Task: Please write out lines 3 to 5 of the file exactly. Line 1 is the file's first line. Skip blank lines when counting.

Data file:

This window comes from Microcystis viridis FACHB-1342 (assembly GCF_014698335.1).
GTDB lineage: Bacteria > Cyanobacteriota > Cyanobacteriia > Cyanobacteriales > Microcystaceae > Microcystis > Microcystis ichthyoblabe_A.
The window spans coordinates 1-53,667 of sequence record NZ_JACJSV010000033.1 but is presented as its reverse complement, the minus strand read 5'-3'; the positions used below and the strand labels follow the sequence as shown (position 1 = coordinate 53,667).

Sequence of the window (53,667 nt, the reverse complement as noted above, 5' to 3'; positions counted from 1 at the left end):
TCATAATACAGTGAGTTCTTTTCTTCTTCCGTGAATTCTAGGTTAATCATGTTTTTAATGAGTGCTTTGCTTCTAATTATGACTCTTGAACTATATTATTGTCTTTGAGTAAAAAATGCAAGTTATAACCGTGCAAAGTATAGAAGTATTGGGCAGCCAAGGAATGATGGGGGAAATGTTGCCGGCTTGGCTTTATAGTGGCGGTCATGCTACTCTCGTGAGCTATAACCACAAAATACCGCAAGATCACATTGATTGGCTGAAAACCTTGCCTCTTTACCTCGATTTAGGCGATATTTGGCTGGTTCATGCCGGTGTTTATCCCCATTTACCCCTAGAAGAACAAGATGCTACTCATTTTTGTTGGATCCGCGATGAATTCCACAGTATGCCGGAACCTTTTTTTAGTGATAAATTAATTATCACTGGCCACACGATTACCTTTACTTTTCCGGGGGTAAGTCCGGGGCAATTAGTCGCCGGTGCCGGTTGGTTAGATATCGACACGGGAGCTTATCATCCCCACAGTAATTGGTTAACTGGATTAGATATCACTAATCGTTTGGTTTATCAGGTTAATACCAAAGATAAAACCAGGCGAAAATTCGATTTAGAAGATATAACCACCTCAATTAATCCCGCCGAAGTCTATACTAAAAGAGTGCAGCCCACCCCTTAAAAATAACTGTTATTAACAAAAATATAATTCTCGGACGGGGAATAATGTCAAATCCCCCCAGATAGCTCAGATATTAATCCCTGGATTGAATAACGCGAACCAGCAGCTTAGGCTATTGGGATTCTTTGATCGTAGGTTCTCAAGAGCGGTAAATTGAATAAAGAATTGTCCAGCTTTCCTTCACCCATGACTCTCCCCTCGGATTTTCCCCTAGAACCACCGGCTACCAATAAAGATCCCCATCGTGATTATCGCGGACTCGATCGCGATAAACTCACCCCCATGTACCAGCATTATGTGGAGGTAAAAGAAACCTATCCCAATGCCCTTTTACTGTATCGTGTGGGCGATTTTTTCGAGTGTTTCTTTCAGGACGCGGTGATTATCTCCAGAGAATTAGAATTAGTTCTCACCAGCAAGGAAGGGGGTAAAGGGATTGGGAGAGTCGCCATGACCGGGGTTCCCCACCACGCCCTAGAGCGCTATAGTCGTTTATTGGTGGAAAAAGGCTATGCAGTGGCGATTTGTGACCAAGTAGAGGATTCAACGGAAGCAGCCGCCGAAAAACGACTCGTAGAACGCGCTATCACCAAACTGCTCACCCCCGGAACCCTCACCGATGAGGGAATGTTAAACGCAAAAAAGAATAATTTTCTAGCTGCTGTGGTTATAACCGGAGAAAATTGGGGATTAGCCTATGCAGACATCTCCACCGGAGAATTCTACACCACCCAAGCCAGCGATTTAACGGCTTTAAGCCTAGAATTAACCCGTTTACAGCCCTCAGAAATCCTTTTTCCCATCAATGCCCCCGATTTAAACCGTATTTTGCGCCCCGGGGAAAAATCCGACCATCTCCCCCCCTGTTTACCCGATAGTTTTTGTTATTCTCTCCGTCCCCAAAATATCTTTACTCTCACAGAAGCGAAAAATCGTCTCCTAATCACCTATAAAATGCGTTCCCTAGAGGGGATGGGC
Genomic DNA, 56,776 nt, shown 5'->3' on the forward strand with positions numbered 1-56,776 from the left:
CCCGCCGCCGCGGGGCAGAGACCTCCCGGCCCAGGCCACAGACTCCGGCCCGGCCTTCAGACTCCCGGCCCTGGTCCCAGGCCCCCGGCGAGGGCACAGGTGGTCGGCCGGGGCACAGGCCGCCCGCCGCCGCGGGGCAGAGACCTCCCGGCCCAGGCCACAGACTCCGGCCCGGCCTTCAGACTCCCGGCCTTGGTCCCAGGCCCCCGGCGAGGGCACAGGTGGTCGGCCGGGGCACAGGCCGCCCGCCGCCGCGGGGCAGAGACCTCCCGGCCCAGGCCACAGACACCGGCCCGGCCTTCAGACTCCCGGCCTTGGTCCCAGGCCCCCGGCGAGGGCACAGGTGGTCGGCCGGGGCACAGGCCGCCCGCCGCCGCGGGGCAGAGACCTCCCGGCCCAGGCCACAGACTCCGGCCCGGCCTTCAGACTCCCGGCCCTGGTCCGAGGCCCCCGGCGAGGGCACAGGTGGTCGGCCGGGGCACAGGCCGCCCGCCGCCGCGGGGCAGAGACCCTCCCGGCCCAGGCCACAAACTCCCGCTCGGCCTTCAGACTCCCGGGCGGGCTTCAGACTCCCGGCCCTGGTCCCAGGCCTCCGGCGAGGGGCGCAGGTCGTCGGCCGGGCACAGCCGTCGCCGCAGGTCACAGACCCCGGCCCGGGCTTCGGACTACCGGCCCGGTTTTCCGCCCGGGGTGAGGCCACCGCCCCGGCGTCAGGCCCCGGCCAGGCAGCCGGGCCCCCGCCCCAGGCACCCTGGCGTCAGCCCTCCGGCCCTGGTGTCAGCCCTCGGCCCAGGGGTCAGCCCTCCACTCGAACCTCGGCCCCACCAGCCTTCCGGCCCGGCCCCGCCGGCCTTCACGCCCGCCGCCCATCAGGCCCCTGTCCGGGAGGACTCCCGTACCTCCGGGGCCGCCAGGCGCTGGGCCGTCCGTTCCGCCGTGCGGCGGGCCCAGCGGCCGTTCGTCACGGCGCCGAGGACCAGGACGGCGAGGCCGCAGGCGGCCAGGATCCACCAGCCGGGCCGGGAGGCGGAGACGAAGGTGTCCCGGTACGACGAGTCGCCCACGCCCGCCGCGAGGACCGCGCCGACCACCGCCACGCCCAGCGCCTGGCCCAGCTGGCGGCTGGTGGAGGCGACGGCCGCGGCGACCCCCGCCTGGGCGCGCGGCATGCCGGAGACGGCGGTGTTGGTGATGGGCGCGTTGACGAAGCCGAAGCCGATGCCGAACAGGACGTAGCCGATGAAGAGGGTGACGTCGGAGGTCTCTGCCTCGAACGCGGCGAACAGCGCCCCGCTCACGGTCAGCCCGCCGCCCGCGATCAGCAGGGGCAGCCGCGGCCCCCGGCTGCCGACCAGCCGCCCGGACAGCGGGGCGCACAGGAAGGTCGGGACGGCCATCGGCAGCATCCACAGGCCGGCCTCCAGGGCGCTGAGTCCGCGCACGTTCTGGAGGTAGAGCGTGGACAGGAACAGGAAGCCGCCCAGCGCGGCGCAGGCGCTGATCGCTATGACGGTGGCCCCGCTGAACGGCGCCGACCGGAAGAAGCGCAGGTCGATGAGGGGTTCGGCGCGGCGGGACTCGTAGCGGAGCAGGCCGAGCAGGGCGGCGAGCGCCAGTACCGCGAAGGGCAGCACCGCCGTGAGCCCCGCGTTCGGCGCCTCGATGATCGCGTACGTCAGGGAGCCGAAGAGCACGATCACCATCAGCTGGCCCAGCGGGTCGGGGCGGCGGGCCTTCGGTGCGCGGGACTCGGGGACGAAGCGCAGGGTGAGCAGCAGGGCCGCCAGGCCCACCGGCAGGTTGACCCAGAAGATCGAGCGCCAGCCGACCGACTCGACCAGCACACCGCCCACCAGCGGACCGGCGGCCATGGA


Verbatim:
The window spans coordinates 1-53,667 of sequence record NZ_JACJSV010000033.1 but is presented as its reverse complement, the minus strand read 5'-3'; the positions used below and the strand labels follow the sequence as shown (position 1 = coordinate 53,667).

Sequence of the window (53,667 nt, the reverse complement as noted above, 5' to 3'; positions counted from 1 at the left end):
TCATAATACAGTGAGTTCTTTTCTTCTTCCGTGAATTCTAGGTTAATCATGTTTTTAATGAGTGCTTTGCTTCTAATTATGACTCTTGAACTATATTATTGTCTTTGAGTAAAAAATGCAAGTTATAACCGTGCAAAGTATAGAAGTATTGGGCAGCCAAGGAATGATGGGGGAAATGTTGCCGGCTTGGCTTTATAGTGGCGGTCATGCTACTCTCGTGAGCTATAACCACAAAATACCGCAAGATCACATTGATTGGCTGAAAACCTTGCCTCTTTACCTCGATTTAGGCGATATTTGGCTGGTTCATGCCGGTGTTTATCCCCATTTACCCCTAGAAGAACAAGATGCTACTCATTTTTGTTGGATCCGCGATGAATTCCACAGTATGCCGGAACCTTTTTTTAGTGATAAATTAATTATCACTGGCCACACGATTACCTTTACTTTTCCGGGGGTAAGTCCGGGGCAATTAGTCGCCGGTGCCGGTTGGTTAGATATCGACACGGGAGCTTATCATCCCCACAGTAATTGGTTAACTGGATTAGATATCACTAATCGTTTGGTTTATCAGGTTAATACCAAAGATAAAACCAGGCGAAAATTCGATTTAGAAGATATAACCACCTCAATTAATCCCGCCGAAGTCTATACTAAAAGAGTGCAGCCCACCCCTTAAAAATAACTGTTATTAACAAAAATATAATTCTCGGACGGGGAATAATGTCAAATCCCCCCAGATAGCTCAGATATTAATCCCTGGATTGAATAACGCGAACCAGCAGCTTAGGCTATTGGGATTCTTTGATCGTAGGTTCTCAAGAGCGGTAAATTGAATAAAGAATTGTCCAGCTTTCCTTCACCCATGACTCTCCCCTCGGATTTTCCCCTAGAACCACCGGCTACCAATAAAGATCCCCATCGTGATTATCGCGGACTCGATCGCGATAAACTCACCCCCATGTACCAGCATTATGTGGAGGTAAAAGAAACCTATCCCAATGCCCTTTTACTGTATCGTGTGGGCGATTTTTTCGAGTGTTTCTTTCAGGACGCGGTGATTATCTCCAGAGAATTAGAATTAGTTCTCACCAGCAAGGAAGGGGGTAAAGGGATTGGGAGAGTCGCCATGACCGGGGTTCCCCACCACGCCCTAGAGCGCTATAGTCGTTTATTGGTGGAAAAAGGCTATGCAGTGGCGATTTGTGACCAAGTAGAGGATTCAACGGAAGCAGCCGCCGAAAAACGACTCGTAGAACGCGCTATCACCAAACTGCTCACCCCCGGAACCCTCACCGATGAGGGAATGTTAAACGCAAAAAAGAATAATTTTCTAGCTGCTGTGGTTATAACCGGAGAAAATTGGGGATTAGCCTATGCAGACATCTCCACCGGAGAATTCTACACCACCCAAGCCAGCGATTTAACGGCTTTAAGCCTAGAATTAACCCGTTTACAGCCCTCAGAAATCCTTTTTCCCATCAATGCCCCCGATTTAAACCGTATTTTGCGCCCCGGGGAAAAATCCGACCATCTCCCCCCCTGTTTACCCGATAGTTTTTGTTATTCTCTCCGTCCCCAAAATATCTTTACTCTCACAGAAGCGAAAAATCGTCTCCTAATCACCTATAAAATGCGTTCCCTAGAGGGGATGGGC